|US6680545 *||Jul 26, 2001||Jan 20, 2004||Koninklijke Philips Electronics N.V.||Semiconductor devices|
|US6787389 *||Oct 25, 2000||Sep 7, 2004||Mitsubishi Denki Kabushiki Kaisha||Semiconductor device having pads for connecting a semiconducting element to a mother board|
|US7607560 *||Oct 27, 2009||Intevac, Inc.||Semiconductor die attachment for high vacuum tubes|
|US7608533||Oct 27, 2009||Intevac, Inc.||Semiconductor die attachment for high vacuum tubes|
|US20030223181 *||May 28, 2002||Dec 4, 2003||Micron Technology, Inc.||Electronic device package|
|US20050258212 *||Jul 28, 2005||Nov 24, 2005||Intevac, Inc.||Semiconductor die attachment for high vacuum tubes|
|US20050287716 *||Aug 31, 2005||Dec 29, 2005||Micron Technology, Inc.||Electronic device package|
|US20060113655 *||Jan 3, 2006||Jun 1, 2006||Costello Kenneth A||Semiconductor die attachment for high vacuum tubes|
|US20070035019 *||Aug 15, 2005||Feb 15, 2007||Semiconductor Components Industries, Llc.||Semiconductor component and method of manufacture|
|U.S. Classification||438/127, 438/617, 257/784, 257/E21.504, 257/687, 257/E23.135, 257/787|
|International Classification||H01L21/56, H01L23/16|
|Cooperative Classification||H01L24/73, H01L2924/00014, H01L2924/181, H01L24/48, H01L2224/73265, H01L2924/19107, H01L24/49, H01L2224/48091, H01L21/565, H01L2924/01082, H01L2224/4911, H01L23/16, H01L2224/48247, H01L2224/32245, H01L2924/14, H01L2224/48257|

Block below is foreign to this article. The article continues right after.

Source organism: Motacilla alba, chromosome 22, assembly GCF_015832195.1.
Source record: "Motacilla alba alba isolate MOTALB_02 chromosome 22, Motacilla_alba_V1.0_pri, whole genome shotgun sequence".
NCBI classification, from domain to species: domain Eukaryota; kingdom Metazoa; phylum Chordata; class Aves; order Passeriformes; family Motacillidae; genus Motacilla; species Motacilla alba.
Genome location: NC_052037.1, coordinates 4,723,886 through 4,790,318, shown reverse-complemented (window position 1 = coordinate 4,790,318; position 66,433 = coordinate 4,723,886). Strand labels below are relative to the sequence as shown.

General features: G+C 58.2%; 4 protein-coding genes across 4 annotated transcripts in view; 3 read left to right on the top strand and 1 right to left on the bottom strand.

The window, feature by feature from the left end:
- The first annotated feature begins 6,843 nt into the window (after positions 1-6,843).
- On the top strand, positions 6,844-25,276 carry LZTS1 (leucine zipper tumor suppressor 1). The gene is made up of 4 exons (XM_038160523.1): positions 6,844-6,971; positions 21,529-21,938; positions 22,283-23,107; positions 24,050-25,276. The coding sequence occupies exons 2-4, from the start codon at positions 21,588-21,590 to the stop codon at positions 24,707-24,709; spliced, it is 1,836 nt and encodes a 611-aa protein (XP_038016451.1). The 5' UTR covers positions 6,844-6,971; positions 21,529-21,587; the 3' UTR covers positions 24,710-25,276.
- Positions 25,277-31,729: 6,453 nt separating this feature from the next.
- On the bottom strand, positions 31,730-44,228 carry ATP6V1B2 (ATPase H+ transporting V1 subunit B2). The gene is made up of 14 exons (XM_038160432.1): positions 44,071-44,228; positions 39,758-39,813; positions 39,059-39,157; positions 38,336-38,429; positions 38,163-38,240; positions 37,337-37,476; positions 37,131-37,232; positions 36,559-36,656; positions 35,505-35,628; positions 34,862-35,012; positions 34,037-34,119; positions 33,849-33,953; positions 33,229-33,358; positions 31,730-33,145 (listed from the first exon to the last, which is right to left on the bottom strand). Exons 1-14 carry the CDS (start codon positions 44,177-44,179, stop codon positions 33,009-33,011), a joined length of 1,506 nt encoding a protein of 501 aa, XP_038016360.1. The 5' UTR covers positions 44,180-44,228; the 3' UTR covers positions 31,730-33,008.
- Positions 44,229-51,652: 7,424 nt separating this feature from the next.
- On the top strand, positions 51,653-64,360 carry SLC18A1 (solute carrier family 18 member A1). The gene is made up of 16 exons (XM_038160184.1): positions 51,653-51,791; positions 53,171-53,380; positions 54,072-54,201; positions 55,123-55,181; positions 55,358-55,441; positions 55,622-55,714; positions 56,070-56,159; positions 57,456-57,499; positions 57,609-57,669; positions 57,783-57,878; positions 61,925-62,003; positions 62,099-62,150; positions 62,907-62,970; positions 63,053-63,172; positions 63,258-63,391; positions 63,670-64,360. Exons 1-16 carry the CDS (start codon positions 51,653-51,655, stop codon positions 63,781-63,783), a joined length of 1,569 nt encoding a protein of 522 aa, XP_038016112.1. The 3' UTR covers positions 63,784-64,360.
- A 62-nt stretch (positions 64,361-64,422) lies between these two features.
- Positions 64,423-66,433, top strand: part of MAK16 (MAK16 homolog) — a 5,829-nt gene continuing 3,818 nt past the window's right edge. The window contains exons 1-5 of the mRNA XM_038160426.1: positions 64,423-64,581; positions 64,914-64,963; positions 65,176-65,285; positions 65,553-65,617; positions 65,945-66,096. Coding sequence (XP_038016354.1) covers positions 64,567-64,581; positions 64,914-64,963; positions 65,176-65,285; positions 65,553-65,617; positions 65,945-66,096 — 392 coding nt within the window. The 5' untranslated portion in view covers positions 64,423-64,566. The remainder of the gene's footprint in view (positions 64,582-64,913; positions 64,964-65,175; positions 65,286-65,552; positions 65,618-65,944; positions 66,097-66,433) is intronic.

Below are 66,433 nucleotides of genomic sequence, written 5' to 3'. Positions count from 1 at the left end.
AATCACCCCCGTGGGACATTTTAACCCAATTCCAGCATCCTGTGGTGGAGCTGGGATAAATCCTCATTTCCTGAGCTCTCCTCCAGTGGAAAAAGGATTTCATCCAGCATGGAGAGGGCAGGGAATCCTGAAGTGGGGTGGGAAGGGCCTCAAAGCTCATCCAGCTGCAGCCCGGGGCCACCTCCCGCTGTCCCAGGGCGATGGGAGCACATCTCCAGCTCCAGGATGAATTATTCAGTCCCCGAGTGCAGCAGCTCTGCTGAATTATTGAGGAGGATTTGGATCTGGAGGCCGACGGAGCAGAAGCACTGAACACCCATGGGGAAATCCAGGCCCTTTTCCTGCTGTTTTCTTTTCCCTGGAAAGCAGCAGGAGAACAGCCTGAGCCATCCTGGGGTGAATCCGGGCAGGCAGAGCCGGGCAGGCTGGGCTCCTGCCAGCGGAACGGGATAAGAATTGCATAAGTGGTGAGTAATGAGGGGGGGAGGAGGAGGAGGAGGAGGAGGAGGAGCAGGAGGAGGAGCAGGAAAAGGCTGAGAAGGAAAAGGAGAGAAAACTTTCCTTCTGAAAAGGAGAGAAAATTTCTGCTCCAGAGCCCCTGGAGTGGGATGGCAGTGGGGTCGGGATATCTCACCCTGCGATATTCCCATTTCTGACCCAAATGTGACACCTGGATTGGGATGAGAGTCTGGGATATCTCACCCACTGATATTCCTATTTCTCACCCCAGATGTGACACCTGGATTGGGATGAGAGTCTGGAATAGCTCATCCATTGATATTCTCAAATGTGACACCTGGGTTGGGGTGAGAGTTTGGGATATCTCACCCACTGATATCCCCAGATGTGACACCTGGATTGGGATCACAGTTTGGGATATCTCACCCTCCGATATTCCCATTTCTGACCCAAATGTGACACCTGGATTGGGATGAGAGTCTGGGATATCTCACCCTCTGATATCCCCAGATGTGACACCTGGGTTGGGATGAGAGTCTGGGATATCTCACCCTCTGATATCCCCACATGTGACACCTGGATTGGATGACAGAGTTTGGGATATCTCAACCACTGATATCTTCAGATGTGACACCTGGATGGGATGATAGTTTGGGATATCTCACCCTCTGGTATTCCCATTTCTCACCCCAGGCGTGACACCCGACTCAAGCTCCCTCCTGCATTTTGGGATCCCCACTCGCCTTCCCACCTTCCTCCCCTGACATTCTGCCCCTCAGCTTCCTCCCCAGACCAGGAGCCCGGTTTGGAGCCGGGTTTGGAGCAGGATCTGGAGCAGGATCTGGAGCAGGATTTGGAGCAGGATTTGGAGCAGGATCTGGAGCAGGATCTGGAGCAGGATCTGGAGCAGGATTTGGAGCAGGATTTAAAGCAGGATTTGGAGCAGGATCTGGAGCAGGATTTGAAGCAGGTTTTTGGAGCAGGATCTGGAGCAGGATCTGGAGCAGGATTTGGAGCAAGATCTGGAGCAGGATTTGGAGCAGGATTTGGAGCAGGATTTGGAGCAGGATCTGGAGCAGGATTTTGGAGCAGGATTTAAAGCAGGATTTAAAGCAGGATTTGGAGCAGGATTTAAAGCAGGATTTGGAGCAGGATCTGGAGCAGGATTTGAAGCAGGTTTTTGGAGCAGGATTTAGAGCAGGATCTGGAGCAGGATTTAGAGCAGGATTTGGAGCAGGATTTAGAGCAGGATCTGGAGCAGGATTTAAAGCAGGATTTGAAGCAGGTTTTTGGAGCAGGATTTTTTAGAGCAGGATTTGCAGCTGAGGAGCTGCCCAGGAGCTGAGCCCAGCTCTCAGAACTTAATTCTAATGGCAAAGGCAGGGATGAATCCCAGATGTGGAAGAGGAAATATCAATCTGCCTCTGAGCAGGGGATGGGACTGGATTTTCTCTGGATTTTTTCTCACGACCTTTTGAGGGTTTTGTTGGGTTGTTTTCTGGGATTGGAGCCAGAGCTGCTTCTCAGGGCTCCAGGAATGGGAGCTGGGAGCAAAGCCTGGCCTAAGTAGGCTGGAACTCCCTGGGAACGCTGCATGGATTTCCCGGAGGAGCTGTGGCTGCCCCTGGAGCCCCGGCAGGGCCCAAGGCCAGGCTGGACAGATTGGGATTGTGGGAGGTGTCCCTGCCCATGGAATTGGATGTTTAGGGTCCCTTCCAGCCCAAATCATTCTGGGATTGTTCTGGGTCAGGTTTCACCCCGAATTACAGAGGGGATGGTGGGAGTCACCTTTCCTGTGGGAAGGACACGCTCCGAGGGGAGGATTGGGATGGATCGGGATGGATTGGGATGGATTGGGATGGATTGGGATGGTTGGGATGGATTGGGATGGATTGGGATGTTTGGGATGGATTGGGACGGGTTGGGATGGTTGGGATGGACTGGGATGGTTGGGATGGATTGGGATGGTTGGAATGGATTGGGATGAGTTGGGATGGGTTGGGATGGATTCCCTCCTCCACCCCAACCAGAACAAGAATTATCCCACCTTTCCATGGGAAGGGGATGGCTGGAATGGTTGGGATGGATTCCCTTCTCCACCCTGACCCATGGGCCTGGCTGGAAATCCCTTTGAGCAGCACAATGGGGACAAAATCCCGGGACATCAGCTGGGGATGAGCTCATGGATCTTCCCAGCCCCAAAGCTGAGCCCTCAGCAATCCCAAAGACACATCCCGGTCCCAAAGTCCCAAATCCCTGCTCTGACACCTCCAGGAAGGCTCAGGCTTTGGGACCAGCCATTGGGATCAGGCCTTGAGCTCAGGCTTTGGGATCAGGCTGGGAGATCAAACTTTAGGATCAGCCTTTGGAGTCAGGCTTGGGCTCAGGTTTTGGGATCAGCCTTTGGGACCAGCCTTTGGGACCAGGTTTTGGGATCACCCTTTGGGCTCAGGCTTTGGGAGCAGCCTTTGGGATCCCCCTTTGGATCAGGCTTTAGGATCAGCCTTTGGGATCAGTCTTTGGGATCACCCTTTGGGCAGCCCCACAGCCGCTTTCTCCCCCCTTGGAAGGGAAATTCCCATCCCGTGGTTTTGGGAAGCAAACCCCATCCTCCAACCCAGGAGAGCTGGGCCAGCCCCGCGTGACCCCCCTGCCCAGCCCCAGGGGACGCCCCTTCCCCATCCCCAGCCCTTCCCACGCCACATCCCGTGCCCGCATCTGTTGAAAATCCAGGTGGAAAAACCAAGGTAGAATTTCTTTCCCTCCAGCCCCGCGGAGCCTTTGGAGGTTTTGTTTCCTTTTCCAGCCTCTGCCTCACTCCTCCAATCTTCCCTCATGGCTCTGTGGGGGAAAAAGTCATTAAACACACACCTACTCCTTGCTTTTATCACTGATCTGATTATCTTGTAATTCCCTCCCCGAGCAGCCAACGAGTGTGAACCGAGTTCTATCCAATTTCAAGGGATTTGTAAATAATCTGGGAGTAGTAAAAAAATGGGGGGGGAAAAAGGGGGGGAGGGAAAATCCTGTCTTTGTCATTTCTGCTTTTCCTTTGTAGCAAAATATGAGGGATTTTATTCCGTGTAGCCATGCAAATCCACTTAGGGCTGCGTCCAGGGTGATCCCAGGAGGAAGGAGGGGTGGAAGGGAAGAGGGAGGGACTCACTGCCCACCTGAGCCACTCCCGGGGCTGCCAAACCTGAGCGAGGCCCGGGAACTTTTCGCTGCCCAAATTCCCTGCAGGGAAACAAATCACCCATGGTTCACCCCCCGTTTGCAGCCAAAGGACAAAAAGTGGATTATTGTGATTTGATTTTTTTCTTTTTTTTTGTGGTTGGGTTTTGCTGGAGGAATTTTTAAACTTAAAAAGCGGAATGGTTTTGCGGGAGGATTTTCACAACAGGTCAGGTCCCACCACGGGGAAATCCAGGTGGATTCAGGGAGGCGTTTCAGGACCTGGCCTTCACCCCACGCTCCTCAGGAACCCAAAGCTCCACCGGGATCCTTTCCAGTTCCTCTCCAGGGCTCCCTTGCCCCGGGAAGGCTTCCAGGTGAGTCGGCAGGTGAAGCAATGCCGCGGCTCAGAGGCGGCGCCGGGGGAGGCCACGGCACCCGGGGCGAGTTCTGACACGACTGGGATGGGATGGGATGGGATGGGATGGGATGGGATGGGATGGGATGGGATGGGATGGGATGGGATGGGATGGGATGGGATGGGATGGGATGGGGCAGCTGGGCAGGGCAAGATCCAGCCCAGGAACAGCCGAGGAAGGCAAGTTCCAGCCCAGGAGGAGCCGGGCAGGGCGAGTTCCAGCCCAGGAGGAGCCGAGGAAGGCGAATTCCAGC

|European Classification||H01L24/49, H01L23/16, H01L21/56M|
|Jul 21, 2004||FPAY||Fee payment|
Year of fee payment: 4
|Aug 20, 2008||FPAY||Fee payment|
Year of fee payment: 8
|Aug 1, 2012||FPAY||Fee payment|
Year of fee payment: 12
|May 12, 2016||AS||Assignment|
Owner name: U.S. BANK NATIONAL ASSOCIATION, AS COLLATERAL AGEN
Free format text: SECURITY INTEREST;ASSIGNOR:MICRON TECHNOLOGY, INC.;REEL/FRAME:038669/0001
Effective date: 20160426
|Jun 2, 2016||AS||Assignment|
Owner name: MORGAN STANLEY SENIOR FUNDING, INC., AS COLLATERAL
Free format text: PATENT SECURITY AGREEMENT;ASSIGNOR:MICRON TECHNOLOGY, INC.;REEL/FRAME:038954/0001
Effective date: 20160426